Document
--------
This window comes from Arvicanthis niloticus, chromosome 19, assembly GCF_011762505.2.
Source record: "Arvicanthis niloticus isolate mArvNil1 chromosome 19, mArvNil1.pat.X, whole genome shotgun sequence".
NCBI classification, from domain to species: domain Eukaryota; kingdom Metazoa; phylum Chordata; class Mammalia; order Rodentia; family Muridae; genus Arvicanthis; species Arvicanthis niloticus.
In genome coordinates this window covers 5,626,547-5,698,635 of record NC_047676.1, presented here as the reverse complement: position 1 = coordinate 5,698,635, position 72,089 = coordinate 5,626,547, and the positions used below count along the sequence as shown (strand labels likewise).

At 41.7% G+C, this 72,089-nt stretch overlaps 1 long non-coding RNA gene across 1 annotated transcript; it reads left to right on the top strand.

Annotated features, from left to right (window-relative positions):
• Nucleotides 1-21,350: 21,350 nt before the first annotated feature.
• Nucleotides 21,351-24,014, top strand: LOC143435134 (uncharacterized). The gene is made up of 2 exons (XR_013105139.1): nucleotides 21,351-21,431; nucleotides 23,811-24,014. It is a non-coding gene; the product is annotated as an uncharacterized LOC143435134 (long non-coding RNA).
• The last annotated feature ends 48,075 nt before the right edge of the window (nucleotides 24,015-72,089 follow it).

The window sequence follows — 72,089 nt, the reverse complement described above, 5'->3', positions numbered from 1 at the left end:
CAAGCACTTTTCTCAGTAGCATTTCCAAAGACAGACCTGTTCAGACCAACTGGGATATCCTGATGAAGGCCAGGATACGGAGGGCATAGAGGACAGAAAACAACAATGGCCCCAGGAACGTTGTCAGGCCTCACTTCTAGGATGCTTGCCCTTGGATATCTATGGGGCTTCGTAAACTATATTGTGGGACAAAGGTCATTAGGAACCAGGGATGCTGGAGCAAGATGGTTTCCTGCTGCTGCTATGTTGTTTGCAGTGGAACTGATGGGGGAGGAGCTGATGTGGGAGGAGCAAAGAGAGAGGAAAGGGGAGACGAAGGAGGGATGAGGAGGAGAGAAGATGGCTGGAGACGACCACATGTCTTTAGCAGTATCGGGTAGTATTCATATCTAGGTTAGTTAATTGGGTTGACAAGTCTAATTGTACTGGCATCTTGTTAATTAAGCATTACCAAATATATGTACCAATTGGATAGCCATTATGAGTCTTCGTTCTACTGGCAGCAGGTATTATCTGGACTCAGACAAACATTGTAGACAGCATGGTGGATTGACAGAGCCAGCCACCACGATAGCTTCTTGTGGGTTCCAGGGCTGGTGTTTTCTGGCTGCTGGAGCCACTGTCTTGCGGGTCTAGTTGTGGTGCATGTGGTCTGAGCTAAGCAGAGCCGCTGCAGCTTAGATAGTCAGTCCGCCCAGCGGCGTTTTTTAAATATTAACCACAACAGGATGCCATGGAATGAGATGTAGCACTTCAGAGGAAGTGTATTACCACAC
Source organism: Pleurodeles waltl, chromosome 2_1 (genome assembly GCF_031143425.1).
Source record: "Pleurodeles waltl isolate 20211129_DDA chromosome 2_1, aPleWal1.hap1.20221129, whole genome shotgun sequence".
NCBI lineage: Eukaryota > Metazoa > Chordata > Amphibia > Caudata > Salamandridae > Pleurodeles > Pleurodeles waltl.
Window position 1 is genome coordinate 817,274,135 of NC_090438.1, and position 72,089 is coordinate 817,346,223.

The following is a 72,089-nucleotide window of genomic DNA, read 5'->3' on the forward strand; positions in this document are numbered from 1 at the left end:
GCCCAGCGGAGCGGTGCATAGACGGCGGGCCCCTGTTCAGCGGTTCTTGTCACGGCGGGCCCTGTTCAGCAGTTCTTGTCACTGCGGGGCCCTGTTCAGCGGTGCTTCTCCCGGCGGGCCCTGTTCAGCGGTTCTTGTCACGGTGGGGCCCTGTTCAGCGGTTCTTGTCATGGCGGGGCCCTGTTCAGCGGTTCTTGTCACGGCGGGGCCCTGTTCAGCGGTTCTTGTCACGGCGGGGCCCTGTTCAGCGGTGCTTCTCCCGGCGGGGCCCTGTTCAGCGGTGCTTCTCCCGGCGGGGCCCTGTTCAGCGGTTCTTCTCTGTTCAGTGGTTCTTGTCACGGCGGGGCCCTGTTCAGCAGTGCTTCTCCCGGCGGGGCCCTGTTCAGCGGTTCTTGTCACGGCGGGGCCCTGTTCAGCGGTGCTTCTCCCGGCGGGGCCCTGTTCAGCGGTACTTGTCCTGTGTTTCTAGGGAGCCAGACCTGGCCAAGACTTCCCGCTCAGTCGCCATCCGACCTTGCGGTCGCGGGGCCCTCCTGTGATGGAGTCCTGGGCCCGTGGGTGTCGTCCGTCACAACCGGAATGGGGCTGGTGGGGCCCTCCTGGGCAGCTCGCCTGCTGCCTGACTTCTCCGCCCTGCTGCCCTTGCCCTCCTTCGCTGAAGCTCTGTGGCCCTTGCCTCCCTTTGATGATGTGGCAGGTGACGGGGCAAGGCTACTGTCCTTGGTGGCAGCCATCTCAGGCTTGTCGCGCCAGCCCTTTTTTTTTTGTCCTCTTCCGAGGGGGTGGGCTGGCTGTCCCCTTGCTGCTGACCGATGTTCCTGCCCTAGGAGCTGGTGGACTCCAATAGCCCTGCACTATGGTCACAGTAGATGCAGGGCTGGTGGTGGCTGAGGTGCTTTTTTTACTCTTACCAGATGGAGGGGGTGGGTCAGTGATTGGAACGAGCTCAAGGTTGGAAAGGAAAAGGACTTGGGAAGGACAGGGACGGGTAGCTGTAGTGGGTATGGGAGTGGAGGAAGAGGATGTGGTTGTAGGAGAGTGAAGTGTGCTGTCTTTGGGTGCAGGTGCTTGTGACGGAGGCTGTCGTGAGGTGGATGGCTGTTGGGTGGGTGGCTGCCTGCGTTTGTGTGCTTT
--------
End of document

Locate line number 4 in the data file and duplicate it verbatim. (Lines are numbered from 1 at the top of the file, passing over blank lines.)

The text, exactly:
In genome coordinates this window covers 5,626,547-5,698,635 of record NC_047676.1, presented here as the reverse complement: position 1 = coordinate 5,698,635, position 72,089 = coordinate 5,626,547, and the positions used below count along the sequence as shown (strand labels likewise).